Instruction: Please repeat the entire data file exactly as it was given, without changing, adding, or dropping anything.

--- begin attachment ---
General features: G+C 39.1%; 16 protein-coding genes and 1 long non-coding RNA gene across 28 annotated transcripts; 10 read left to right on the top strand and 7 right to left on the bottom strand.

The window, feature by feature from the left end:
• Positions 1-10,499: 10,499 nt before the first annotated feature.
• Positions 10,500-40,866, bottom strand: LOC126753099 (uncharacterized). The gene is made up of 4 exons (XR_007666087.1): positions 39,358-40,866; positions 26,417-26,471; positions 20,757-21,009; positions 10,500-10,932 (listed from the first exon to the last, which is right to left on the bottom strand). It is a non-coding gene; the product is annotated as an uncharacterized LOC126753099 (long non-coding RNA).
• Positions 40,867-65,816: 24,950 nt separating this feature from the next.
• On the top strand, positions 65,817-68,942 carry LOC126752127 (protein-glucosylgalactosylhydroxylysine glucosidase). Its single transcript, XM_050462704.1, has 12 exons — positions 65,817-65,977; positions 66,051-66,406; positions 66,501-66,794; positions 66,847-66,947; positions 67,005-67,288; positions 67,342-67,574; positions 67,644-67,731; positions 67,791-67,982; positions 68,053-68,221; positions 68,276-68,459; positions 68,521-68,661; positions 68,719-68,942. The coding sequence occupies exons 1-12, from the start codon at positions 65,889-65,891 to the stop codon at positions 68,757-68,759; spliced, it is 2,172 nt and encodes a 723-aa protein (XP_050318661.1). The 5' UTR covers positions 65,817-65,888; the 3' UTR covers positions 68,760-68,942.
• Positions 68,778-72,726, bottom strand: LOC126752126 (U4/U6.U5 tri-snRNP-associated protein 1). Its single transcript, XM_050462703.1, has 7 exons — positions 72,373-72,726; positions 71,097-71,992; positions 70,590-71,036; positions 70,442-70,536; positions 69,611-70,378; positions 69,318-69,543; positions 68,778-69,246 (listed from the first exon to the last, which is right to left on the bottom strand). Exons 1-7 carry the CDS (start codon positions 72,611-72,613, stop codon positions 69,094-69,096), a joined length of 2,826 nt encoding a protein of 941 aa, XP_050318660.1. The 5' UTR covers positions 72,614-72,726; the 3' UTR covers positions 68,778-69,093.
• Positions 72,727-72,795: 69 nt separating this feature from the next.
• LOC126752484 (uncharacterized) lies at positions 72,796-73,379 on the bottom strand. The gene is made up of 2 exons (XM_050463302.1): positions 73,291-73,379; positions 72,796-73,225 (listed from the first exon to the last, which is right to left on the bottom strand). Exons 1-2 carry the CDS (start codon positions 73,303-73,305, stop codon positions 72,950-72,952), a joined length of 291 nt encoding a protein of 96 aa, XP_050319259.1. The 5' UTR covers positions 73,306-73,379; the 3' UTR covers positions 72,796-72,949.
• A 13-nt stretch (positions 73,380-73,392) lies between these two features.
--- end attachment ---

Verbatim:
General features: G+C 39.1%; 16 protein-coding genes and 1 long non-coding RNA gene across 28 annotated transcripts; 10 read left to right on the top strand and 7 right to left on the bottom strand.

The window, feature by feature from the left end:
• Positions 1-10,499: 10,499 nt before the first annotated feature.
• Positions 10,500-40,866, bottom strand: LOC126753099 (uncharacterized). The gene is made up of 4 exons (XR_007666087.1): positions 39,358-40,866; positions 26,417-26,471; positions 20,757-21,009; positions 10,500-10,932 (listed from the first exon to the last, which is right to left on the bottom strand). It is a non-coding gene; the product is annotated as an uncharacterized LOC126753099 (long non-coding RNA).
• Positions 40,867-65,816: 24,950 nt separating this feature from the next.
• On the top strand, positions 65,817-68,942 carry LOC126752127 (protein-glucosylgalactosylhydroxylysine glucosidase). Its single transcript, XM_050462704.1, has 12 exons — positions 65,817-65,977; positions 66,051-66,406; positions 66,501-66,794; positions 66,847-66,947; positions 67,005-67,288; positions 67,342-67,574; positions 67,644-67,731; positions 67,791-67,982; positions 68,053-68,221; positions 68,276-68,459; positions 68,521-68,661; positions 68,719-68,942. The coding sequence occupies exons 1-12, from the start codon at positions 65,889-65,891 to the stop codon at positions 68,757-68,759; spliced, it is 2,172 nt and encodes a 723-aa protein (XP_050318661.1). The 5' UTR covers positions 65,817-65,888; the 3' UTR covers positions 68,760-68,942.
• Positions 68,778-72,726, bottom strand: LOC126752126 (U4/U6.U5 tri-snRNP-associated protein 1). Its single transcript, XM_050462703.1, has 7 exons — positions 72,373-72,726; positions 71,097-71,992; positions 70,590-71,036; positions 70,442-70,536; positions 69,611-70,378; positions 69,318-69,543; positions 68,778-69,246 (listed from the first exon to the last, which is right to left on the bottom strand). Exons 1-7 carry the CDS (start codon positions 72,611-72,613, stop codon positions 69,094-69,096), a joined length of 2,826 nt encoding a protein of 941 aa, XP_050318660.1. The 5' UTR covers positions 72,614-72,726; the 3' UTR covers positions 68,778-69,093.
• Positions 72,727-72,795: 69 nt separating this feature from the next.
• LOC126752484 (uncharacterized) lies at positions 72,796-73,379 on the bottom strand. The gene is made up of 2 exons (XM_050463302.1): positions 73,291-73,379; positions 72,796-73,225 (listed from the first exon to the last, which is right to left on the bottom strand). Exons 1-2 carry the CDS (start codon positions 73,303-73,305, stop codon positions 72,950-72,952), a joined length of 291 nt encoding a protein of 96 aa, XP_050319259.1. The 5' UTR covers positions 73,306-73,379; the 3' UTR covers positions 72,796-72,949.
• A 13-nt stretch (positions 73,380-73,392) lies between these two features.